(He makes a sudden dive at Hughie, drags him to his feet, but Hughie grabs him tightly and looks into his face)
Hughie: Believe in the men if you want to, they had guts. But the day….it’s a mugs day.
Alf: Get away.
Hughie: Why remember it? Why go on and on remembering it? Oh yeah, ‘that’s war, that’s war’ … Well, war’s such a dirty thing I’d have thought as soon as it’s over you’d want to forget it, be ashamed, as human beings, ashamed you ever had to take part.
Alf: Ashamed? Ashamed? To fight for your country?
In the 1960s and 1970s the play’s popular success, along with the growing anti-Vietnam War movement and young people’s disapproval of the way their parents’ generation glorified past wars, all contributed to questioning why Anzac Day is so precious. Public support for Anzac Day celebrations was slipping.
However, I hadn’t realised that until the 1960s, the very idea of questioning Anzac was considered taboo by many members of Australian society. On its release in 1960, the play caused uproar and was rejected, due to its anti-military stance, by the Adelaide Festival of Arts. Then, on Anzac Day 1961, during the dress rehearsal for its opening at Sydney's Palace Theatre, there was a bomb scare, forcing police to close the theatre for 24 hours. Seymour received death threats, was labelled a communist sympathiser and "un-Australian". He left for England, taking One Day with him. The play only received accolades and went on to become an Australian classic after it enjoyed long seasons in London and many other overseas cities.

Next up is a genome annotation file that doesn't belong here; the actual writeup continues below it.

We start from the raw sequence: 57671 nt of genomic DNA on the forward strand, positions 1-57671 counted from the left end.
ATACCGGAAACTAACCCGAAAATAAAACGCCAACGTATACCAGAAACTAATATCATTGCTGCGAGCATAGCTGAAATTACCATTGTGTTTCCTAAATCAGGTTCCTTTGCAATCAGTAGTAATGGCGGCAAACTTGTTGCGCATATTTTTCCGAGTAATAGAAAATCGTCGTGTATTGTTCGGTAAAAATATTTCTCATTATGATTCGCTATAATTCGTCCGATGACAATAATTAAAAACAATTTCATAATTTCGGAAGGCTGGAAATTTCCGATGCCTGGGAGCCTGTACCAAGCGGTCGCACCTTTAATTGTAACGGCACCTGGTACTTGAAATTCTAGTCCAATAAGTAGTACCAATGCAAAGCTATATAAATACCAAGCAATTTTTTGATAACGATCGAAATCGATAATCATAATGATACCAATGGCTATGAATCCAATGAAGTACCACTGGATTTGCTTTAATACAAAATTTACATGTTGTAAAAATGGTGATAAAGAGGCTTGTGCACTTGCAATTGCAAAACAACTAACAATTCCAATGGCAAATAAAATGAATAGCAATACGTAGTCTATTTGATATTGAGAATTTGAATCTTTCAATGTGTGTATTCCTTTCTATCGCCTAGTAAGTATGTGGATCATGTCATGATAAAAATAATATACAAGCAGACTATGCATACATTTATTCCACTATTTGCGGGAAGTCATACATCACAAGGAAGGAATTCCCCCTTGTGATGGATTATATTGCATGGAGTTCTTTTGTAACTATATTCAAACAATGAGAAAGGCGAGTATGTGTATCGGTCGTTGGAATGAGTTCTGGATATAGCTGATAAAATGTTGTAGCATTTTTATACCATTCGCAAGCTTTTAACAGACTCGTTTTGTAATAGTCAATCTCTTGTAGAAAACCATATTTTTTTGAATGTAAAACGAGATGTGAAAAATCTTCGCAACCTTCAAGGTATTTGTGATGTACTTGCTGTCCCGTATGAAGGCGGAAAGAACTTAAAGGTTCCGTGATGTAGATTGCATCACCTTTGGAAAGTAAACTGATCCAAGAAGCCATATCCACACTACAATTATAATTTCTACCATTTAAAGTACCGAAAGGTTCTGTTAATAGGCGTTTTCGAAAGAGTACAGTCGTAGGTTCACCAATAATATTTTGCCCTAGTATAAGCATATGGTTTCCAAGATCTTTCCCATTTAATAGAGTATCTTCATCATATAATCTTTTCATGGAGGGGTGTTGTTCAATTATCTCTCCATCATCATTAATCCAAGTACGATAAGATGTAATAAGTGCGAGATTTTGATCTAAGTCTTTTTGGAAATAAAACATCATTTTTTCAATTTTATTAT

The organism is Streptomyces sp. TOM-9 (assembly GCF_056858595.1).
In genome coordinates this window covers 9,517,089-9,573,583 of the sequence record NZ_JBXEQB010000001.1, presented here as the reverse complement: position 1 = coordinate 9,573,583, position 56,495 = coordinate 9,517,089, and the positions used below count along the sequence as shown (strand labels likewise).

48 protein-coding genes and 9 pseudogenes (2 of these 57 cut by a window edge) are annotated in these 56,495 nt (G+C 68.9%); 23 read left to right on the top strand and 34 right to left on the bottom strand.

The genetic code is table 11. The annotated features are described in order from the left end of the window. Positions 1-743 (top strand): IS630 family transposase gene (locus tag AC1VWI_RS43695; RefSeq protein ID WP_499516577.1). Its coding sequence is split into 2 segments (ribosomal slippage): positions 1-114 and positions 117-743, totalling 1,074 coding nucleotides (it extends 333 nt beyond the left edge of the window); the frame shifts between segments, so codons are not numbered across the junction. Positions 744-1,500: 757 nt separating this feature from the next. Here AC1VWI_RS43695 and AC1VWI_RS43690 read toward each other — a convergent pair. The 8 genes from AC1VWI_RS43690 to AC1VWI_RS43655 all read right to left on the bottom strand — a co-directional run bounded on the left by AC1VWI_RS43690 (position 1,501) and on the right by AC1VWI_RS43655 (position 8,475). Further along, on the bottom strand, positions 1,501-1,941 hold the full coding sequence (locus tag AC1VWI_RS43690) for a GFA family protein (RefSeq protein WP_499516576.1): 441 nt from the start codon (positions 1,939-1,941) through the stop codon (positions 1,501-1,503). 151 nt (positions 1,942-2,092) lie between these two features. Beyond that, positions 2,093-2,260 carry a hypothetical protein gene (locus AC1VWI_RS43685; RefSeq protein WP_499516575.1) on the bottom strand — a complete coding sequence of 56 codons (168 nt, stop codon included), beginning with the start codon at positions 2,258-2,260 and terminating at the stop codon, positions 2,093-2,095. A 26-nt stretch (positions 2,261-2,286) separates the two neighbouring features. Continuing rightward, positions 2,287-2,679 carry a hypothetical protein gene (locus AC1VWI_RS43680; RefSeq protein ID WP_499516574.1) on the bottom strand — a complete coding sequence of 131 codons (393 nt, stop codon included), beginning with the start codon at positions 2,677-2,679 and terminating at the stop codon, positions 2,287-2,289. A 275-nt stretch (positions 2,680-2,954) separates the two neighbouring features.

I loved teaching the play and it changed my thinking. Initially I revelled in its relentless attack on the way Anzac Day was celebrated and the belief that a nation can only be born through the sacrificing its young in imperial wars. But later I began to be deeply moved by reading the play through the eyes of Alf and especially his older friend Wacka, who had fought in World War I. It’s in many ways a play about the awful things war does to soldiers and about respecting the way these people coped with the multiple horrors of 1914-45. It caused me to appreciate the resilience of my father and his generation and realise why they grasped so eagerly the opportunities of carving out a better world – at least those who weren’t too severely damaged by their experiences.
Recently I’ve reread the play and found out more about Alan Seymour. I’ve been pleasantly surprised to find out how he came to the same understanding:
Having set out to query the feverish and undignified celebrations of Anzac Day and their dangerous implications, I found myself facing something unexpected: I found myself liking, almost loving, the older generation, represented in the play…The sheer persistence of their long and scruffy … battle to cope with the overwhelming facts of the life of this century (war – depression – war) forced me to respect them.